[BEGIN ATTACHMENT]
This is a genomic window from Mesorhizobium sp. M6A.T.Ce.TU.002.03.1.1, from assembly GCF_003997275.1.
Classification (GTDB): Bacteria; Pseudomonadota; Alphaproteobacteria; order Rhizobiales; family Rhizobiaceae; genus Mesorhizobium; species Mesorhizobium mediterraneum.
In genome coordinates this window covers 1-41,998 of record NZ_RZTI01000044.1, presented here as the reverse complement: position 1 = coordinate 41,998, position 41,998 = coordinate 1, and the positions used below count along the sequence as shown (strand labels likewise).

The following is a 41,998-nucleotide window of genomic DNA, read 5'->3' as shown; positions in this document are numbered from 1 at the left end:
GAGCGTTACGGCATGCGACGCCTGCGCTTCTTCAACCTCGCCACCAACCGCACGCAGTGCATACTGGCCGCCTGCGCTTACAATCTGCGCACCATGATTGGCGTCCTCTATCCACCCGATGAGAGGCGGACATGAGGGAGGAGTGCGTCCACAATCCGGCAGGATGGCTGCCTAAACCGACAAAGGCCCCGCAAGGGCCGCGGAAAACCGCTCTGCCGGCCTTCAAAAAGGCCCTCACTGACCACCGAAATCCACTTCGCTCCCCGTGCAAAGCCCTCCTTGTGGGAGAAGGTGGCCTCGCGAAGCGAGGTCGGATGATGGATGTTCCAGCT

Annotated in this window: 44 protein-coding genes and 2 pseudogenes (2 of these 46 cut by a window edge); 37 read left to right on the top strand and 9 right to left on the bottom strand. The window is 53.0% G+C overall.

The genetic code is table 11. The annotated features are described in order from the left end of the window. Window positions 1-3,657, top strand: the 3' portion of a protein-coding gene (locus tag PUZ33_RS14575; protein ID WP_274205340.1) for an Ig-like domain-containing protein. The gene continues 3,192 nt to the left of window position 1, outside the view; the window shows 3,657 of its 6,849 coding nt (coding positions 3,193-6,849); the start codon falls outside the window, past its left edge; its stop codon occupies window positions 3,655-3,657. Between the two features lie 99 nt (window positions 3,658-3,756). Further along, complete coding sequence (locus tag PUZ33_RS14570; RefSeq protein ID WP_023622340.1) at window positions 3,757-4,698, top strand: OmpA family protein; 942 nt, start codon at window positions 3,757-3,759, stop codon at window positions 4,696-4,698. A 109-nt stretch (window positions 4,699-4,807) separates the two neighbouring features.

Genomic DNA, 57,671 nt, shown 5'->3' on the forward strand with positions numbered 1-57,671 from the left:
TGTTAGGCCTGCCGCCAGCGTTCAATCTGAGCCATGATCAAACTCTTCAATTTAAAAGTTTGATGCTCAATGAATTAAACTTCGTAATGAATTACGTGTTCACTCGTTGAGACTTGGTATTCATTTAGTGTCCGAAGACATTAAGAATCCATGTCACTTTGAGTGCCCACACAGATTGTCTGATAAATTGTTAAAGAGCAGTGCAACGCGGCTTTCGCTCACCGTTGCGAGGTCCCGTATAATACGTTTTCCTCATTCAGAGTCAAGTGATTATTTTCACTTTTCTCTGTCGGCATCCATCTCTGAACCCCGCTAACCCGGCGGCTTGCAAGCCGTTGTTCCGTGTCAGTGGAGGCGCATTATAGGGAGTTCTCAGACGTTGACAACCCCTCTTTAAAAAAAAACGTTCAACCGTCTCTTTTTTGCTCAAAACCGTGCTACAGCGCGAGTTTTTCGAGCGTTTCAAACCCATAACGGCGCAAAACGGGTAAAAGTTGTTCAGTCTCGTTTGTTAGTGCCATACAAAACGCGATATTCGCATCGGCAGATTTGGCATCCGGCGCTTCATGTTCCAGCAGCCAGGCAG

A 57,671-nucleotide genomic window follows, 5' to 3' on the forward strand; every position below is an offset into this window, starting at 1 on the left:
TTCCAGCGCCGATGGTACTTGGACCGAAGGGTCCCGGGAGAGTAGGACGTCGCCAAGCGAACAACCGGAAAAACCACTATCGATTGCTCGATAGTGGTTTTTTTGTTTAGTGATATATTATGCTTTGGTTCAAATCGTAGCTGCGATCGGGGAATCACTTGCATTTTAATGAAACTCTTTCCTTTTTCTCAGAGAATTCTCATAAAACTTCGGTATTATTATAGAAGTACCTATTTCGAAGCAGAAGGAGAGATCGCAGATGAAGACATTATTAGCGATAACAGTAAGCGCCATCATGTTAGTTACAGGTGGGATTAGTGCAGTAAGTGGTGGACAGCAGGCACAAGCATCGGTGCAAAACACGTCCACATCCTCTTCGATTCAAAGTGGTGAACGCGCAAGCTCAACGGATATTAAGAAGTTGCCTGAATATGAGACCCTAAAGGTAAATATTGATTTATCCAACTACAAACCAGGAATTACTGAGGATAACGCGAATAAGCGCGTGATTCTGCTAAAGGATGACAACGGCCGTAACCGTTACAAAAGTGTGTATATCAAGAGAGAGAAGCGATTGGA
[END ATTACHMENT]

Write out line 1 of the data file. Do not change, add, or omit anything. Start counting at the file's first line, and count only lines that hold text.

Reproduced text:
This is a genomic window from Mesorhizobium sp. M6A.T.Ce.TU.002.03.1.1, from assembly GCF_003997275.1.